Most people think that the only thing the joker valve does is acts as a check valve to stop backflow from returning to the toilet or odor
from the tank from escaping through the toilet. But that's not a joker valve's most important function..something the True Design valves aren't designed to do. In fact, the joker valve is THE single
most important replaceable part in a manual toilet.
Here’s how the discharge half of the pump
works: On the upstroke of the piston, a vacuum is created in the area beneath the piston. This causes the joker valve to close tightly, and the flapper valve beneath the pump to open, allowing some of the contents of the toilet bowl to be drawn into the bottom half of the pump. Then, on the down stroke of the piston, the flapper valve is slammed shut, and the effluent is forced out of the bottom of the pump, through the joker valve, and off down the line. But when the joker valve becomes worn and/or there's a buildup of sea water
minerals on it, it can no longer seal tightly on the upstroke of the piston...less vacuum is generated when you pump it. And as it becomes more worn less and less vacuum, till finally the bowl contents simply move up and down a bit, but don't go anywhere. Sometimes the flapper valve needs to be replaced too, which is why toilets should also be rebuilt at least every 5-6 years as PREVENTIVE MAINTENANCE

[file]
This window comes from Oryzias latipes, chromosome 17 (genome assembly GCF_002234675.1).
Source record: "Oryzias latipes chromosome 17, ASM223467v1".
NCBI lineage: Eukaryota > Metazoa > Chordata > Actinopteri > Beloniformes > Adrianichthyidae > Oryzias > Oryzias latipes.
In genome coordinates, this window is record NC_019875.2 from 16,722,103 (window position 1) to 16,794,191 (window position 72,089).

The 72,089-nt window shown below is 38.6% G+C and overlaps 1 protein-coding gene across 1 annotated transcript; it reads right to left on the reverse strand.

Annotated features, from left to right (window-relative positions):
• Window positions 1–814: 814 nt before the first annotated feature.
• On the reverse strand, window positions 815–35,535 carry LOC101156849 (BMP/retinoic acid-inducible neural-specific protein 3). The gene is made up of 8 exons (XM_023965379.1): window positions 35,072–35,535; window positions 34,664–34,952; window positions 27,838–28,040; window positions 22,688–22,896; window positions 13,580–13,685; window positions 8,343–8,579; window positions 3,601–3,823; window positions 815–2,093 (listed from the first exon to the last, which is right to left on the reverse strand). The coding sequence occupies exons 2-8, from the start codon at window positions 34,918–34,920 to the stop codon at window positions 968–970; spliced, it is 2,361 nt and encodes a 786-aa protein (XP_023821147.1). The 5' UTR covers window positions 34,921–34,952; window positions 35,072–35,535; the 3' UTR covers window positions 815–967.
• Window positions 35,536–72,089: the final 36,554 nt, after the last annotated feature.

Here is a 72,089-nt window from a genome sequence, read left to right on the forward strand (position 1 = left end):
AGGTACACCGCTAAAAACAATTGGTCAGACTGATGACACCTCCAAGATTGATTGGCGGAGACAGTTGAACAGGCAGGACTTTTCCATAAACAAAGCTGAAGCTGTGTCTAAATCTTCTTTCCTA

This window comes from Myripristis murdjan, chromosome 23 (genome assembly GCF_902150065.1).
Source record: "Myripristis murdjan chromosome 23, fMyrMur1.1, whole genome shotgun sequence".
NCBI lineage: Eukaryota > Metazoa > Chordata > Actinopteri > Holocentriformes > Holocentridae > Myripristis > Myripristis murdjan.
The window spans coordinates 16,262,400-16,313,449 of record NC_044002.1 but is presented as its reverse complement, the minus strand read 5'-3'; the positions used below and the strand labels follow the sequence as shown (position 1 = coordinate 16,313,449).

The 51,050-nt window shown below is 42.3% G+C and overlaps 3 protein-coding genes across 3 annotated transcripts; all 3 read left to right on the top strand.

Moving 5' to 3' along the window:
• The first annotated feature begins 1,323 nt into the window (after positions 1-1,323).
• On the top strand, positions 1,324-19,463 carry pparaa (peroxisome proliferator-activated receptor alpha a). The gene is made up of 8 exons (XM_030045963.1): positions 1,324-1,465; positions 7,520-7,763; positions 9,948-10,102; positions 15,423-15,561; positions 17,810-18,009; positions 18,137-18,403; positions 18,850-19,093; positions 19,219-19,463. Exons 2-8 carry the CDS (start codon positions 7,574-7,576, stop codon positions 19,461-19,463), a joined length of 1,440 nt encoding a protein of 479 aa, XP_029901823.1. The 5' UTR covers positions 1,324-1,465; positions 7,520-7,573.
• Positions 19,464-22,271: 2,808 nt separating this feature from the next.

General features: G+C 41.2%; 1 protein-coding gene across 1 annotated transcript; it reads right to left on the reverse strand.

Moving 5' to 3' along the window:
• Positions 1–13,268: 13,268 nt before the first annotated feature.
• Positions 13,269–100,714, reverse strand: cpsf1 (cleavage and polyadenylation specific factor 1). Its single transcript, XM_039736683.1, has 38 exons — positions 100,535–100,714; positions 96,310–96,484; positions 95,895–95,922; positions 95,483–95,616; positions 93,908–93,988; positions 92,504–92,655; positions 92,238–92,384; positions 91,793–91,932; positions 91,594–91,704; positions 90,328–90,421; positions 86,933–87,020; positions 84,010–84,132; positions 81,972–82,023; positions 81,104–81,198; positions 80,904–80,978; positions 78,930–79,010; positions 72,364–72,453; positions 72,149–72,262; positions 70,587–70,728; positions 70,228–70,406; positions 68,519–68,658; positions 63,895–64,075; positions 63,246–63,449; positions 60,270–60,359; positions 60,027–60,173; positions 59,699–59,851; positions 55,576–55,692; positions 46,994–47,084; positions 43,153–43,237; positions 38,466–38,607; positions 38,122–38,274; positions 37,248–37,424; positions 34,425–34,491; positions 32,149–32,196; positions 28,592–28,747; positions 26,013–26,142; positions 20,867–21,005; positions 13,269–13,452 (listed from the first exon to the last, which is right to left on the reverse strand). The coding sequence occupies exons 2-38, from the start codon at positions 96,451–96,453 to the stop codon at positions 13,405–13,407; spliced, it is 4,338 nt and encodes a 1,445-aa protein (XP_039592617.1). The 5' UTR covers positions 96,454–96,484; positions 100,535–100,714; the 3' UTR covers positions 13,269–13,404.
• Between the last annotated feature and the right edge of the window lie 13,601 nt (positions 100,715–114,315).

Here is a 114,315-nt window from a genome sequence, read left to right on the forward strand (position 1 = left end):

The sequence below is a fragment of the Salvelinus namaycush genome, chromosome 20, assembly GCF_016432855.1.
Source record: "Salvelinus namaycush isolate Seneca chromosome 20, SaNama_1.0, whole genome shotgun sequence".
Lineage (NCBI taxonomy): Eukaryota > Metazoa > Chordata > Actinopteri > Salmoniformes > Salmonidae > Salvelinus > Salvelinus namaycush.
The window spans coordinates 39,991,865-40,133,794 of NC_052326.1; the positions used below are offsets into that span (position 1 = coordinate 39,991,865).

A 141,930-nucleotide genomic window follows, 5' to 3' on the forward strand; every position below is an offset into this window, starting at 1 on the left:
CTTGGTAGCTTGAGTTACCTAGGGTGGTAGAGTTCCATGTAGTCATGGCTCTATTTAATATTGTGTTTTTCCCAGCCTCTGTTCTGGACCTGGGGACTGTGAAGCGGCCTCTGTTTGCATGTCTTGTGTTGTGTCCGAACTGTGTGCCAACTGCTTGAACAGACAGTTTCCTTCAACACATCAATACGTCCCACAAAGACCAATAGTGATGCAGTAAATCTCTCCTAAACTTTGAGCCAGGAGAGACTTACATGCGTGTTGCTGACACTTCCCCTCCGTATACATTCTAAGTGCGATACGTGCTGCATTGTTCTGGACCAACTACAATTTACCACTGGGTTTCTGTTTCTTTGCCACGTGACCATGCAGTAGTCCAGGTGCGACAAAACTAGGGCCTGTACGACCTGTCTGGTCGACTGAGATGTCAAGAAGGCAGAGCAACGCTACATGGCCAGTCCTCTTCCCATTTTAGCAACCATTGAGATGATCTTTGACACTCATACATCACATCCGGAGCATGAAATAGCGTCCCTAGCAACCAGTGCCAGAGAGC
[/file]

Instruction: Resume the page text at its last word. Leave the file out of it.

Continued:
You prob'ly won't notice the loss of efficiency at first because it's so gradual...same as we don't see that we've gotten a little older than we were yesterday when we look in the mirror each morning. But I guarantee you that if it's been two years or longer since you replaced the joker valve, you need to pump the toilet at least 50% more times to move the bowl contents to the tank or all the way out the thru-hull....IF they're getting there at all any more.